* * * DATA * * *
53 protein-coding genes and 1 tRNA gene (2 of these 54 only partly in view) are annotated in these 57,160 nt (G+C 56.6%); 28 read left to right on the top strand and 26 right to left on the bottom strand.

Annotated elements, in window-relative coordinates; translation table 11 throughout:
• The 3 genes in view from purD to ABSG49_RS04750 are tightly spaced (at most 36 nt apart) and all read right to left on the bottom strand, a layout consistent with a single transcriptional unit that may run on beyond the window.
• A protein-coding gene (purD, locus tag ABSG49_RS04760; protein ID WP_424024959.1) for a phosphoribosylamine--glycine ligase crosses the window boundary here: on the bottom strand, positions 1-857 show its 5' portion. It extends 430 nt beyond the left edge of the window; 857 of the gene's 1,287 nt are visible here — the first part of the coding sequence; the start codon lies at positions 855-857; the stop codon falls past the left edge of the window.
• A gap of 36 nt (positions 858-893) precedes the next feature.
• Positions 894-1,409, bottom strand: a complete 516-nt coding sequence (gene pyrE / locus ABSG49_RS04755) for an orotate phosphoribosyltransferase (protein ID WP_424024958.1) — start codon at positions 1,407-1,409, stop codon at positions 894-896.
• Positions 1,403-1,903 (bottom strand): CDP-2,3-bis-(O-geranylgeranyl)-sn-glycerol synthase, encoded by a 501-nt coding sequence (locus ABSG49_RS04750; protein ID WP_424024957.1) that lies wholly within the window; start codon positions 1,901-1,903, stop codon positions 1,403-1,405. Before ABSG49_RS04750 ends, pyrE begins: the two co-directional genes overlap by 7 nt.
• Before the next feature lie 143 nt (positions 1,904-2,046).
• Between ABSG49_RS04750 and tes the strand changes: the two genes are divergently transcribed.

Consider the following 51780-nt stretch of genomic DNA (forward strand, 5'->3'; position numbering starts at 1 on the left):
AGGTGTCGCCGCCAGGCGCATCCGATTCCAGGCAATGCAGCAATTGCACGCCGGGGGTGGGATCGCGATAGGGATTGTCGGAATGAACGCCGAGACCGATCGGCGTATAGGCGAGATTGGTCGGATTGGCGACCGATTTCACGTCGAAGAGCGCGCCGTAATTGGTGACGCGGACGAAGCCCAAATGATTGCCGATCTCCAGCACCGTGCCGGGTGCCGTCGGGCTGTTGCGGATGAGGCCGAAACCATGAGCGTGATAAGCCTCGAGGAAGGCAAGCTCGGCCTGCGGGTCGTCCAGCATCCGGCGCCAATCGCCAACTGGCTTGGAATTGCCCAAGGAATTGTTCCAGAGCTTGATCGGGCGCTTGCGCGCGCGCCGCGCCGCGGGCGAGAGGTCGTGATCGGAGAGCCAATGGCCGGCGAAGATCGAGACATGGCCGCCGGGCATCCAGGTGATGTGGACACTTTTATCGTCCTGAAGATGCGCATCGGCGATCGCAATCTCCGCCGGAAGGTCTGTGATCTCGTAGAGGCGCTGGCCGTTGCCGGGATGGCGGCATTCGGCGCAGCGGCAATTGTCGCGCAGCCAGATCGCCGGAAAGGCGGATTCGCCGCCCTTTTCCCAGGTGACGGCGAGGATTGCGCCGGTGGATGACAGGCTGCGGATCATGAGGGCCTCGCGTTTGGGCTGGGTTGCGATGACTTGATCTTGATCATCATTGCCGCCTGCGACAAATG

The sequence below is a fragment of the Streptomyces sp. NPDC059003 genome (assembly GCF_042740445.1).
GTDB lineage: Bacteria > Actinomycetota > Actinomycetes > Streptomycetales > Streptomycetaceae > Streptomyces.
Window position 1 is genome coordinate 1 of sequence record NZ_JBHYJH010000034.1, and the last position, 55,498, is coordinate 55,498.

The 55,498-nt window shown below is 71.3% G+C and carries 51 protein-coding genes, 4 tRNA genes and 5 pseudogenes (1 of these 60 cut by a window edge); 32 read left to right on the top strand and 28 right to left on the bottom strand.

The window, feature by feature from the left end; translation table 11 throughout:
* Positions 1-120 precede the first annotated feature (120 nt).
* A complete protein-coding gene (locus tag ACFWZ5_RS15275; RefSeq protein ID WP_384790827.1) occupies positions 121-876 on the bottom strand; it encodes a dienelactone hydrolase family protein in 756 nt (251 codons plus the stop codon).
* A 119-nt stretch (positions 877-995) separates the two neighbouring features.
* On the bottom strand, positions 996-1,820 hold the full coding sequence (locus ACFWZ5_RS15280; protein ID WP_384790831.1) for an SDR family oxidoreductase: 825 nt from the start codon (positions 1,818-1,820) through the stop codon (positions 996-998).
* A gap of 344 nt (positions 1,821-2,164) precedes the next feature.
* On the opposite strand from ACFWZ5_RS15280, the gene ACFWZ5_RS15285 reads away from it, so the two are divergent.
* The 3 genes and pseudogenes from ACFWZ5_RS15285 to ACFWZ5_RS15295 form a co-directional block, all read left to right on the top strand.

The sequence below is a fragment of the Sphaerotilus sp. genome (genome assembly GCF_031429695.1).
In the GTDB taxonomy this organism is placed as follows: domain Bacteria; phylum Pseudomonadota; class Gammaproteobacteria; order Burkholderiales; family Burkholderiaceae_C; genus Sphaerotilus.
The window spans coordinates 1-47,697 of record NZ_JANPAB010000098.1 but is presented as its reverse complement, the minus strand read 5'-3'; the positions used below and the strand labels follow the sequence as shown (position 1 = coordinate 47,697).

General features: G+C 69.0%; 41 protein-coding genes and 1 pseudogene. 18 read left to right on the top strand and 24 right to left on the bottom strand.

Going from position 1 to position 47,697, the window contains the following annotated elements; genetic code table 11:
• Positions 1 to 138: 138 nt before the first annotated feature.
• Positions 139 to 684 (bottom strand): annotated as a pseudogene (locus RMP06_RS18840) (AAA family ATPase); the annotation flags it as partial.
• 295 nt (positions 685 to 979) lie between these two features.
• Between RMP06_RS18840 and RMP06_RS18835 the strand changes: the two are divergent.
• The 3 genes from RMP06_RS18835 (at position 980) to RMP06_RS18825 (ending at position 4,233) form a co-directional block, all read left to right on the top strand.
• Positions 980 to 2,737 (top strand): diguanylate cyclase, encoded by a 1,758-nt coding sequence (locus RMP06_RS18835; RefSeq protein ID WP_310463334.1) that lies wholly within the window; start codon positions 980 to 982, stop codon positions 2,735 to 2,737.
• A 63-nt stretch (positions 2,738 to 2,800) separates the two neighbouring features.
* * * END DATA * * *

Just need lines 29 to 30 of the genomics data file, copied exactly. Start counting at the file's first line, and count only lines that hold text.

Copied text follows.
• Positions 1 to 138: 138 nt before the first annotated feature.
• Positions 139 to 684 (bottom strand): annotated as a pseudogene (locus RMP06_RS18840) (AAA family ATPase); the annotation flags it as partial.